Benzbromarone: Salicylates may diminish the therapeutic effect of Benzbromarone. Monitor therapy

Bisphosphonate Derivatives: Proton Pump Inhibitors may diminish the therapeutic effect of Bisphosphonate Derivatives. Monitor therapy

Blood Glucose Lowering Agents: Salicylates may enhance the hypoglycemic effect of Blood Glucose Lowering Agents. Monitor therapy

Bosentan: CYP2C9 Inhibitors (Moderate) may increase the serum concentration of Bosentan. Management: Concomitant use of both a CYP2C9 inhibitor and a CYP3A inhibitor or a single agent that inhibits both enzymes with bosentan is likely to cause a large increase in serum concentrations of bosentan and is not recommended. See monograph for details. Monitor therapy

Bosutinib: Proton Pump Inhibitors may decrease the serum concentration of Bosutinib. Management: Consider alternatives to proton pump inhibitors, such as antacids or H2 receptor antagonists. Administer alternative agents more than 2 hours before or after bosutinib. Consider therapy modification

Calcium Channel Blockers (Nondihydropyridine): May enhance the antiplatelet effect of Aspirin. Monitor therapy

Cannabis: CYP2C9 Inhibitors (Moderate) may increase the serum concentration of Cannabis. More specifically, tetrahydrocannabinol serum concentrations may be increased. Monitor therapy

Capecitabine: Proton Pump Inhibitors may diminish the therapeutic effect of Capecitabine. Monitor therapy

Carbonic Anhydrase Inhibitors: Salicylates may enhance the adverse/toxic effect of Carbonic Anhydrase Inhibitors. Salicylate toxicity might be enhanced by this same combination. Management: Avoid these combinations when possible.Dichlorphenamide use with high-dose aspirin as contraindicated. If another combination is used, monitor patients closely for adverse effects. Tachypnea, anorexia, lethargy, and coma have been reported. Exceptions: Brinzolamide; Dorzolamide. Consider therapy modification

Carisoprodol: Aspirin may increase serum concentrations of the active metabolite(s) of Carisoprodol. Specifically, Meprobamate concentrations may be increased. Aspirin may decrease the serum concentration of Carisoprodol. Monitor therapy

Carvedilol: CYP2C9 Inhibitors (Moderate) may increase the serum concentration of Carvedilol. Specifically, concentrations of the S-carvedilol enantiomer may be increased. Monitor therapy

Cefditoren: Proton Pump Inhibitors may decrease the serum concentration of Cefditoren. Management: If possible, avoid use of cefditoren with proton pump inhibitors (PPIs). Consider alternative methods to minimize/control acid reflux (eg, diet modification) or alternative antimicrobial therapy if use of PPIs can not be avoided. Consider therapy modification

Cefpodoxime: Proton Pump Inhibitors may decrease the serum concentration of Cefpodoxime. Monitor therapy

Cefuroxime: Proton Pump Inhibitors may decrease the absorption of Cefuroxime. Avoid combination

Cephalothin: Agents with Antiplatelet Properties may enhance the adverse/toxic effect of Cephalothin. Specifically, the risk for bleeding may be increased. Monitor therapy

Cilostazol: CYP2C19 Inhibitors may increase the serum concentration of Cilostazol. Management: Consider reducing the cilostazol dose to 50 mg twice daily in patients who are also receiving inhibitors of CYP2C19. Consider therapy modification

Citalopram: Omeprazole may increase the serum concentration of Citalopram. Management: Limit citalopram dose to a maximum of 20 mg/day if used with omeprazole. Consider therapy modification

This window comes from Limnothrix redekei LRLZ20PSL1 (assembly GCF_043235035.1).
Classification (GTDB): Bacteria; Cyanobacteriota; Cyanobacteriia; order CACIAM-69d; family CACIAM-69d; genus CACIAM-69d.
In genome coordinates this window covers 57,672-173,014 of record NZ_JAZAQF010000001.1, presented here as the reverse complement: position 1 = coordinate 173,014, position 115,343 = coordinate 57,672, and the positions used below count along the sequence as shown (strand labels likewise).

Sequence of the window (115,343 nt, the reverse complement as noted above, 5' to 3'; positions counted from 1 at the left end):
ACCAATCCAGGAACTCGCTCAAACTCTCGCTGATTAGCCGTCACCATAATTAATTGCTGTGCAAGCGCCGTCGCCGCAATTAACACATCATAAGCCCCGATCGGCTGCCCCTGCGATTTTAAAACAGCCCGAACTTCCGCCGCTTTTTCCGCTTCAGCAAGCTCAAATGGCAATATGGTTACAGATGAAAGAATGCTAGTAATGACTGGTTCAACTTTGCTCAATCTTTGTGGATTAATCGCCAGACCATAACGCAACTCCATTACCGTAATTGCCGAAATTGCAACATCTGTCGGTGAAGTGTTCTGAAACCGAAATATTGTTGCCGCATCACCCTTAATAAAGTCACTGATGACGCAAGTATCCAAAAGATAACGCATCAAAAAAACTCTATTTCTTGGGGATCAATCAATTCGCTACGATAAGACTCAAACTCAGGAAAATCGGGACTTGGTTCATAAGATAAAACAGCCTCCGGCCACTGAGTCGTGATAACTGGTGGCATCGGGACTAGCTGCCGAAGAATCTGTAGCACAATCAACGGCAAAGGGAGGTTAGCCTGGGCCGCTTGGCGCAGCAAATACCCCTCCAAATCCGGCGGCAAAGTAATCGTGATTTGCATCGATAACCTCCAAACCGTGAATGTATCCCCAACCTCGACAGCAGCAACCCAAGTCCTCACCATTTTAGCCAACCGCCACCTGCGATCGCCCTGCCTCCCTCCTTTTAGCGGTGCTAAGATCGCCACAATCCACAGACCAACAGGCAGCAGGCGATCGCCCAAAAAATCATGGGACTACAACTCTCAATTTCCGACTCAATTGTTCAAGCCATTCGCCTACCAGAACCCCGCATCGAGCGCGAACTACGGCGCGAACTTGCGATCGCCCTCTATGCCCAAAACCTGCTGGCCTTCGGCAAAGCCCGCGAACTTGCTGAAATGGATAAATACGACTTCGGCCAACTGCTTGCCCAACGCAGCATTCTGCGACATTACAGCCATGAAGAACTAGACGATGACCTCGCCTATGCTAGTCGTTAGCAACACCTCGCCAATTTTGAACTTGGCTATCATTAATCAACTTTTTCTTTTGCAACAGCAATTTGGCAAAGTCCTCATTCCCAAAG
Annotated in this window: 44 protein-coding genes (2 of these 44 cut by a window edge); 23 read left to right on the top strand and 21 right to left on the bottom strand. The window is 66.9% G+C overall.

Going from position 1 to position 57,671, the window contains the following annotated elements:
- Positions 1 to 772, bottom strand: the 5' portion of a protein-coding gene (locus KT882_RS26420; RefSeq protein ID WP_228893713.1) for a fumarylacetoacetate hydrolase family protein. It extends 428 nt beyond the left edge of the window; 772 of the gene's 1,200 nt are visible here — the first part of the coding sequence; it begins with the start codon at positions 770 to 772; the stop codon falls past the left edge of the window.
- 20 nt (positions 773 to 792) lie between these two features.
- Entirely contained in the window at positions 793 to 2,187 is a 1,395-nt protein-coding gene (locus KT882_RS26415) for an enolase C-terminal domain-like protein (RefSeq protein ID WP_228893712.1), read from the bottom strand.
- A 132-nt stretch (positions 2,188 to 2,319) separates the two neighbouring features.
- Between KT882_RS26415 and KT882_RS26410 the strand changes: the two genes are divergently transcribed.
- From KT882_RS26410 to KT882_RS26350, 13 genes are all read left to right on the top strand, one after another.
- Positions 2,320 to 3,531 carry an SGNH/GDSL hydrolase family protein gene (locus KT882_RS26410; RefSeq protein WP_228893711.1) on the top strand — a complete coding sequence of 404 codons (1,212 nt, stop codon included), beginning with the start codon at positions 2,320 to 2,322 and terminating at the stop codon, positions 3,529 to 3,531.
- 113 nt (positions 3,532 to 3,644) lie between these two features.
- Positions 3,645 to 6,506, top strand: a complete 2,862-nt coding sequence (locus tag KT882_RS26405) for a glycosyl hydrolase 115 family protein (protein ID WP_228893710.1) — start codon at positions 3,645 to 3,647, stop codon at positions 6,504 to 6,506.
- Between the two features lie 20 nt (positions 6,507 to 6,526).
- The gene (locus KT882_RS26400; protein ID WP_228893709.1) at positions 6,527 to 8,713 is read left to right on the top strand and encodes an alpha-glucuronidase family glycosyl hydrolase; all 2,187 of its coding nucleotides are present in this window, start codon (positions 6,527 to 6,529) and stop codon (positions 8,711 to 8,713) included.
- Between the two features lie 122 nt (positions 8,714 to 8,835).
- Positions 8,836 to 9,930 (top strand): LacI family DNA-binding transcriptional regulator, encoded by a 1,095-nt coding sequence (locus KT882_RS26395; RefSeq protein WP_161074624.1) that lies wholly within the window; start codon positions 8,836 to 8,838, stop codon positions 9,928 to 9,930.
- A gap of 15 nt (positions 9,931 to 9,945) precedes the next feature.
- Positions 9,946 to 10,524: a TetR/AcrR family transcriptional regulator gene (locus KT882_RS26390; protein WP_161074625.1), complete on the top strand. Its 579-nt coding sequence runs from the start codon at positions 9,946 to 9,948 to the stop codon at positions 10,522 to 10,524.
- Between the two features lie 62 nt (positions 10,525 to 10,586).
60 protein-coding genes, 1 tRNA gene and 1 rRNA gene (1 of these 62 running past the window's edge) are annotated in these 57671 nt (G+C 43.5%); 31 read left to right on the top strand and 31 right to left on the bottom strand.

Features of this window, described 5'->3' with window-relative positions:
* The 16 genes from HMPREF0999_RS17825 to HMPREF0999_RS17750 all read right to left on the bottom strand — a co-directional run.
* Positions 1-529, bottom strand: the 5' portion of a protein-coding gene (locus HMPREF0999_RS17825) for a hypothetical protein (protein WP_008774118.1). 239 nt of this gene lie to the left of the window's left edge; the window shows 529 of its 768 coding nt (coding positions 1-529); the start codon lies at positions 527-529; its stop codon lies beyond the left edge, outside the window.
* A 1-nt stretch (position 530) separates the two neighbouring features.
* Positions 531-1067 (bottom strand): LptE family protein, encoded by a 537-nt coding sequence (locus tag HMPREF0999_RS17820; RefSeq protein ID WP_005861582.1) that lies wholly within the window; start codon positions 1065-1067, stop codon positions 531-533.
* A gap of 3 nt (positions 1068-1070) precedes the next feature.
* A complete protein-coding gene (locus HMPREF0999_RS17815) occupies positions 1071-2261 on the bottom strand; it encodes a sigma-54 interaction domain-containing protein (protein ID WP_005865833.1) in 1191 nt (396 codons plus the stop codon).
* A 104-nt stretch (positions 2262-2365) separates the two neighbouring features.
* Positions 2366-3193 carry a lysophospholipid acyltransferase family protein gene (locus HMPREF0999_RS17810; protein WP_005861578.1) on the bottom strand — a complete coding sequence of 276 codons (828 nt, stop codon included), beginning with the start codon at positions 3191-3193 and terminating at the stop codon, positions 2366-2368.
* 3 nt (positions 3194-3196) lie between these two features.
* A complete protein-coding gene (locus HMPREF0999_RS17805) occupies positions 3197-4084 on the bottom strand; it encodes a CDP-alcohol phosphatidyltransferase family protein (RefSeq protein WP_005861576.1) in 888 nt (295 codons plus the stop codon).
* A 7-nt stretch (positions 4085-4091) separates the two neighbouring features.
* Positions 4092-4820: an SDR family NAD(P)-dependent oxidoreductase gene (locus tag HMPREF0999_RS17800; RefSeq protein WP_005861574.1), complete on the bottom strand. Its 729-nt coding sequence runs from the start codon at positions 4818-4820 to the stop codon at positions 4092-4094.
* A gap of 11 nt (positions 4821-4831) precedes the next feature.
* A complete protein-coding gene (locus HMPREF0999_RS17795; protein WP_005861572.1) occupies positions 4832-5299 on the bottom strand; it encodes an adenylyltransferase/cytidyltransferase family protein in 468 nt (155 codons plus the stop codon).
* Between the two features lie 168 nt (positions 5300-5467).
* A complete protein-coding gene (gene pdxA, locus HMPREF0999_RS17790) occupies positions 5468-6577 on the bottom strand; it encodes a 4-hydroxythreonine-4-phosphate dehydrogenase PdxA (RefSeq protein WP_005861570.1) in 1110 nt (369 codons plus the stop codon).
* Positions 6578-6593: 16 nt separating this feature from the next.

CloBAZam: Omeprazole may increase serum concentrations of the active metabolite(s) of CloBAZam. Monitor therapy

Clopidogrel: Omeprazole may diminish the antiplatelet effect of Clopidogrel. Omeprazole may decrease serum concentrations of the active metabolite(s) of Clopidogrel. Management: Clopidogrel labeling recommends avoiding concurrent omeprazole due to a possible decrease in clopidogrel effectiveness. Rabeprazole or pantoprazole may be lower-risk alternatives to omeprazole. Consider therapy modification

CloZAPine: Omeprazole may decrease the serum concentration of CloZAPine. Omeprazole may increase the serum concentration of CloZAPine. Monitor therapy

Collagenase (Systemic): Agents with Antiplatelet Properties may enhance the adverse/toxic effect of Collagenase (Systemic). Specifically, the risk of injection site bruising and/or bleeding may be increased. Monitor therapy

Corticosteroids (Systemic): Salicylates may enhance the adverse/toxic effect of Corticosteroids (Systemic). These specifically include gastrointestinal ulceration and bleeding. Corticosteroids (Systemic) may decrease the serum concentration of Salicylates. Withdrawal of corticosteroids may result in salicylate toxicity. Monitor therapy

CycloSPORINE (Systemic): Omeprazole may increase the serum concentration of CycloSPORINE (Systemic). Monitor therapy

CYP2C9 Substrates (High risk with Inhibitors): CYP2C9 Inhibitors (Moderate) may decrease the metabolism of CYP2C9 Substrates (High risk with Inhibitors). Monitor therapy

Cysteamine (Systemic): Proton Pump Inhibitors may diminish the therapeutic effect of Cysteamine (Systemic). Monitor therapy

Dabigatran Etexilate: Aspirin may enhance the adverse/toxic effect of Dabigatran Etexilate. Specifically, the risk for bleeding may be increased. Management: Carefully consider risks and benefits of this combination and monitor closely; Canadian labeling states that low dose aspirin could be considered, but the use of antiplatelets are not recommended for stroke prevention in patients with atrial fibrillation. Consider therapy modification

Dabrafenib: May decrease the serum concentration of CYP2C19 Substrates (High risk with Inducers). Management: Seek alternatives to the CYP2C19 substrate when possible. If concomitant therapy cannot be avoided, monitor clinical effects of the substrate closely (particularly therapeutic effects). Consider therapy modification